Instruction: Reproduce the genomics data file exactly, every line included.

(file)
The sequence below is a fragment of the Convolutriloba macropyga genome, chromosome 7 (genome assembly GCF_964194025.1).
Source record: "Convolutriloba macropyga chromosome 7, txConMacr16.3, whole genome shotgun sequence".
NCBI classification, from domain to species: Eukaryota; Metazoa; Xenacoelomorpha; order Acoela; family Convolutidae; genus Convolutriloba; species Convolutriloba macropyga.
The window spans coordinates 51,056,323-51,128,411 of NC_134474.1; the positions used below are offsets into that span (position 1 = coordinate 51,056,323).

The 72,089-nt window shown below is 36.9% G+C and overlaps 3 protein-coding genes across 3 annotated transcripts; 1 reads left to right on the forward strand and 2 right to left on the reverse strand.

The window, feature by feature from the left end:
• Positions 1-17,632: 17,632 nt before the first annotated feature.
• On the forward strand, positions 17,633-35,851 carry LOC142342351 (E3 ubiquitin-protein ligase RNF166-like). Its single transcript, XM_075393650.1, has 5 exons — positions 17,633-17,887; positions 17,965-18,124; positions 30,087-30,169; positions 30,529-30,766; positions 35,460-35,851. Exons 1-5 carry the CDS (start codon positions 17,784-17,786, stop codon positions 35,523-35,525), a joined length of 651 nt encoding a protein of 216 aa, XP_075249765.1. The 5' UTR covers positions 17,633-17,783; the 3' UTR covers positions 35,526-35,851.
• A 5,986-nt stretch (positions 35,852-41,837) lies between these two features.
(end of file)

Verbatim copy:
The sequence below is a fragment of the Convolutriloba macropyga genome, chromosome 7 (genome assembly GCF_964194025.1).
Source record: "Convolutriloba macropyga chromosome 7, txConMacr16.3, whole genome shotgun sequence".
NCBI classification, from domain to species: Eukaryota; Metazoa; Xenacoelomorpha; order Acoela; family Convolutidae; genus Convolutriloba; species Convolutriloba macropyga.
The window spans coordinates 51,056,323-51,128,411 of NC_134474.1; the positions used below are offsets into that span (position 1 = coordinate 51,056,323).

The 72,089-nt window shown below is 36.9% G+C and overlaps 3 protein-coding genes across 3 annotated transcripts; 1 reads left to right on the forward strand and 2 right to left on the reverse strand.

The window, feature by feature from the left end:
• Positions 1-17,632: 17,632 nt before the first annotated feature.
• On the forward strand, positions 17,633-35,851 carry LOC142342351 (E3 ubiquitin-protein ligase RNF166-like). Its single transcript, XM_075393650.1, has 5 exons — positions 17,633-17,887; positions 17,965-18,124; positions 30,087-30,169; positions 30,529-30,766; positions 35,460-35,851. Exons 1-5 carry the CDS (start codon positions 17,784-17,786, stop codon positions 35,523-35,525), a joined length of 651 nt encoding a protein of 216 aa, XP_075249765.1. The 5' UTR covers positions 17,633-17,783; the 3' UTR covers positions 35,526-35,851.
• A 5,986-nt stretch (positions 35,852-41,837) lies between these two features.